Jason:
Well, when I read John Robbins book Diet for a New America in my 20s, it inspired me to become a, frankly, not too strict vegetarian for six years. His arguments made a lot of sense. He called that eating low on the food chain and that seems to make a lot of sense to me as well, but talk a little bit about the antibiotic issue. So, why are they feeding all of these factory farm animals antibiotics all the time, because they’re getting sick and they would just die and get infections because they are so crowded, is that the reason?

Gene:
Yes. That is part of the reason and, you know, the industry doesn’t actually know what the exact biological impact of these antibiotics is, but what they have found is by including these drugs in the animals feed, the animals grow faster and so it is cheaper and that’s really the bottom of the line for the industry, so they’re using these antibiotics and the reason is too, these are filthy, stressful conditions. So, feeding them antibiotics does keep them alive when they may die otherwise.

Jason:
You know, one of the things that’s interesting here Gene is this issue of super bugs and how doctors now are being told to really withhold prescribing antibiotics in the fear of if they just keep doling them out, all the bugs become resistant and that might be the end to us. Is there are problem related to that here too? Are they taking a whole list of antibiotics or just one or two?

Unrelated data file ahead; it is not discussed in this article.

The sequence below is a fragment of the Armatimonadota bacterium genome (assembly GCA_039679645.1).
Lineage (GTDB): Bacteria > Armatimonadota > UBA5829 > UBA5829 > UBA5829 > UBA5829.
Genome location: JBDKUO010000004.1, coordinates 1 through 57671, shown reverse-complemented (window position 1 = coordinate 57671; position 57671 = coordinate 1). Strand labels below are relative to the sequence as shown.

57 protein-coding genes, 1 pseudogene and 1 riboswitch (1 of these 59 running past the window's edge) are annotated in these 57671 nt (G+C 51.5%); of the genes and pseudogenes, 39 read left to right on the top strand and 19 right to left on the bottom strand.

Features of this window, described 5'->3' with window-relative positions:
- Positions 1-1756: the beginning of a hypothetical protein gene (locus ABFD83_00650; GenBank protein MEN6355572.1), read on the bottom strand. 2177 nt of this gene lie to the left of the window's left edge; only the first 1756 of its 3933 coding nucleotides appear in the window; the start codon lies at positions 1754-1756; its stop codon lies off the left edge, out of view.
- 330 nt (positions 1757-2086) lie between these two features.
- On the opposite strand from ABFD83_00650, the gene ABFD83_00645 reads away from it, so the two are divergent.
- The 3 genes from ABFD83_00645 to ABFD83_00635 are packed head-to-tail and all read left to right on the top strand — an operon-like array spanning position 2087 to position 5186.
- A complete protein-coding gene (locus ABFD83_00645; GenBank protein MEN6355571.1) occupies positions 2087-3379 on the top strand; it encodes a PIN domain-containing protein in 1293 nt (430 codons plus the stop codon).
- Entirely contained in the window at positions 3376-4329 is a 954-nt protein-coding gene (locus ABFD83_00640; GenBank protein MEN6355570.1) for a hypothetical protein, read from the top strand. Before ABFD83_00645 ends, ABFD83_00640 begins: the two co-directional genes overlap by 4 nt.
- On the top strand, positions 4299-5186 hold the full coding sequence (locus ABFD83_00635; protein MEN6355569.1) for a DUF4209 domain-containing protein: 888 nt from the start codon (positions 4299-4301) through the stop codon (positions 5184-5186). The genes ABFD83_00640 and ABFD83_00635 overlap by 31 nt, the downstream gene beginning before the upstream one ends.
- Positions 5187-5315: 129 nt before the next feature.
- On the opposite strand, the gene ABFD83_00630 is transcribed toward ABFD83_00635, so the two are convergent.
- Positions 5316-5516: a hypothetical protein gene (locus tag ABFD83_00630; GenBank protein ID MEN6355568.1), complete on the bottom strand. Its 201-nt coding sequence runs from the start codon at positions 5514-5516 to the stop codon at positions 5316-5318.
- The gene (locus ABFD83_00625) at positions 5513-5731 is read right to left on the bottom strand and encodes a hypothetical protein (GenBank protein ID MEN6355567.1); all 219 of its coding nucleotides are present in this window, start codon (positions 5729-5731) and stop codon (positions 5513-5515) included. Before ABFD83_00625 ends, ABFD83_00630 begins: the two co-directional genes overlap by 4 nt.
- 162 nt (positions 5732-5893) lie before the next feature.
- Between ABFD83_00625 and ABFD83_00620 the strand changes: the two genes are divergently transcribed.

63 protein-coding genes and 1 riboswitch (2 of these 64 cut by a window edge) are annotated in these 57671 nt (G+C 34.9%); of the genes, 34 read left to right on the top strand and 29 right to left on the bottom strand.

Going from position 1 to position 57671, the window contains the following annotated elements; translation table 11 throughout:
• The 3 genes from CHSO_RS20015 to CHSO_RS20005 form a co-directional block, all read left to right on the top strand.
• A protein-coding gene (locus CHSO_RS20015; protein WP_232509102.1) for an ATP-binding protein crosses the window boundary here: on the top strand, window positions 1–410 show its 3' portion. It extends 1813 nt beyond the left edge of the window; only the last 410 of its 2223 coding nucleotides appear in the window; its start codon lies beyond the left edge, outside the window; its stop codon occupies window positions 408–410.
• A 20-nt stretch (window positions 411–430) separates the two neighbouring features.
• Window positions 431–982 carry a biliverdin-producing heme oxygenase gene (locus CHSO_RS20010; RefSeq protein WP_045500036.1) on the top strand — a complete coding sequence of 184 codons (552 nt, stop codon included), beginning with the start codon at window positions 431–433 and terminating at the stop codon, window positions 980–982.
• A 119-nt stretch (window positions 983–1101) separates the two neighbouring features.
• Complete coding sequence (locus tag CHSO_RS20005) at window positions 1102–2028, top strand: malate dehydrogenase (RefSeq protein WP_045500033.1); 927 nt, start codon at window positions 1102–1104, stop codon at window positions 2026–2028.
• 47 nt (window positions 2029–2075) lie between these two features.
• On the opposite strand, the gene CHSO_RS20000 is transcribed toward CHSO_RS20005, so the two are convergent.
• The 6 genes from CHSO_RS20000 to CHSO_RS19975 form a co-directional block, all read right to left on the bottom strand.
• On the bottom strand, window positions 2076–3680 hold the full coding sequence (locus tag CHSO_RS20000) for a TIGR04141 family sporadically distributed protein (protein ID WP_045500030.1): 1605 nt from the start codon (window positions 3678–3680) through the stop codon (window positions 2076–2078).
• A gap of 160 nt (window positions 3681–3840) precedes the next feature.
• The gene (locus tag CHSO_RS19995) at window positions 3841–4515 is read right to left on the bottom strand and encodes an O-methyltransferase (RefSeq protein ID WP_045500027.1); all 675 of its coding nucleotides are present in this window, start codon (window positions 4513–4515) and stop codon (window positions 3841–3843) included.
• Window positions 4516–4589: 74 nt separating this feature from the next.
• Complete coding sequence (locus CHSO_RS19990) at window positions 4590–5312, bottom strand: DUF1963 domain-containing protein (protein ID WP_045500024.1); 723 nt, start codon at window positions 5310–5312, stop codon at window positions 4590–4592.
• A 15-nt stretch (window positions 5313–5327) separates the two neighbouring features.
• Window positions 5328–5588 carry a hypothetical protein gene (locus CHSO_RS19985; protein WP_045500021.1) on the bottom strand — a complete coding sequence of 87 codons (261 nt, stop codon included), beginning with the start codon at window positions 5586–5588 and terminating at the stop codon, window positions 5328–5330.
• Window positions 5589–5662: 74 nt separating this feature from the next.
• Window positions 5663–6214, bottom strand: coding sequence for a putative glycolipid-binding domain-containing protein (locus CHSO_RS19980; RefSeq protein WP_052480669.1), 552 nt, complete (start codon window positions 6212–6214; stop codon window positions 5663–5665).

Gene:
No, it’s a whole list and the problem is that, you know, the pathogens become resistant to one group of antibiotics, so then they introduce a new group of antibiotics and the same thing holds in human medicine and the problem is these pathogens are involving quicker and quicker and the antibiotics are becoming less and less effective and so this is bad for animals, but it also threatens human health when we have these pathogens that are evolving and becoming resistant to what were formally life-saving drugs.

The bottom line is that, you know, we need to live holistically. We need to recognize that our behaviors have consequences and we are part of the earth and we have microbes in us and to have healthy microbes and to live without trying to kill various bacteria I think is wiser than killing like we’re trying to do in the factory farming system and also in our food system generally. We have a very sterile food system and a little bit of dirt, a little bit of bacteria is okay and our bodies respond to that, so there’s a lot of problems here and antibiotics to farm animals is one of the big ones.

Jason:
Is there any real proof that consuming animals and animal products that have been pumped up with these antibiotics do anything to humans? I mean, do we know that for sure or, honestly, is that proven?

Gene:
Oh yeah. There’s been outbreaks of e. coli for example that have been made resistant to pathogens because of the overuse of antibiotics in the food systems and those antibiotics were not able to fight off the disease in humans. So, there have been cases linked to animal products, you know, tainted with these pathogens

Jason: